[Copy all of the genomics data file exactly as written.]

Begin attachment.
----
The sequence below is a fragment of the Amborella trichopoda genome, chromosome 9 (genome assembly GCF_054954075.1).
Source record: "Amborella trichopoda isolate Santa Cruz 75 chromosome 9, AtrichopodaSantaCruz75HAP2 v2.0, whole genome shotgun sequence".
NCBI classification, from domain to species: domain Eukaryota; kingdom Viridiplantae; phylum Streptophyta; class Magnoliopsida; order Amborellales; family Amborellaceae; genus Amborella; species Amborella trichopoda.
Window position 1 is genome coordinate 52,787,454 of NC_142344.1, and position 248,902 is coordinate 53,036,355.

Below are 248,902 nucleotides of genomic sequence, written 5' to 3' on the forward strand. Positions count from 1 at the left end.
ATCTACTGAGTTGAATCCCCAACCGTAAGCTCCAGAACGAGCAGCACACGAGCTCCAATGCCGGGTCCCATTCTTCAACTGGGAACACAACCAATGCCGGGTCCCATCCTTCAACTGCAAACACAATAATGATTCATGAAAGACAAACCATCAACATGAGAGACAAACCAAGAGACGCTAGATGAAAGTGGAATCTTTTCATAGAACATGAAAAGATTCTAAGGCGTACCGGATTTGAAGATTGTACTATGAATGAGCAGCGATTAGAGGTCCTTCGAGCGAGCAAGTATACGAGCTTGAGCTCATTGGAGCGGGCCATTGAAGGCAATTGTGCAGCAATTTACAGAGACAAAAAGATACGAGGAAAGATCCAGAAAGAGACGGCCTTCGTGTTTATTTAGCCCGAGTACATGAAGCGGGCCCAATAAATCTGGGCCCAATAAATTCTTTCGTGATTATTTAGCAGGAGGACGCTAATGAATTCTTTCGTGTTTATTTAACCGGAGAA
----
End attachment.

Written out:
The sequence below is a fragment of the Amborella trichopoda genome, chromosome 9 (genome assembly GCF_054954075.1).
Source record: "Amborella trichopoda isolate Santa Cruz 75 chromosome 9, AtrichopodaSantaCruz75HAP2 v2.0, whole genome shotgun sequence".
NCBI classification, from domain to species: domain Eukaryota; kingdom Viridiplantae; phylum Streptophyta; class Magnoliopsida; order Amborellales; family Amborellaceae; genus Amborella; species Amborella trichopoda.
Window position 1 is genome coordinate 52,787,454 of NC_142344.1, and position 248,902 is coordinate 53,036,355.

Below are 248,902 nucleotides of genomic sequence, written 5' to 3' on the forward strand. Positions count from 1 at the left end.
ATCTACTGAGTTGAATCCCCAACCGTAAGCTCCAGAACGAGCAGCACACGAGCTCCAATGCCGGGTCCCATTCTTCAACTGGGAACACAACCAATGCCGGGTCCCATCCTTCAACTGCAAACACAATAATGATTCATGAAAGACAAACCATCAACATGAGAGACAAACCAAGAGACGCTAGATGAAAGTGGAATCTTTTCATAGAACATGAAAAGATTCTAAGGCGTACCGGATTTGAAGATTGTACTATGAATGAGCAGCGATTAGAGGTCCTTCGAGCGAGCAAGTATACGAGCTTGAGCTCATTGGAGCGGGCCATTGAAGGCAATTGTGCAGCAATTTACAGAGACAAAAAGATACGAGGAAAGATCCAGAAAGAGACGGCCTTCGTGTTTATTTAGCCCGAGTACATGAAGCGGGCCCAATAAATCTGGGCCCAATAAATTCTTTCGTGATTATTTAGCAGGAGGACGCTAATGAATTCTTTCGTGTTTATTTAACCGGAGAA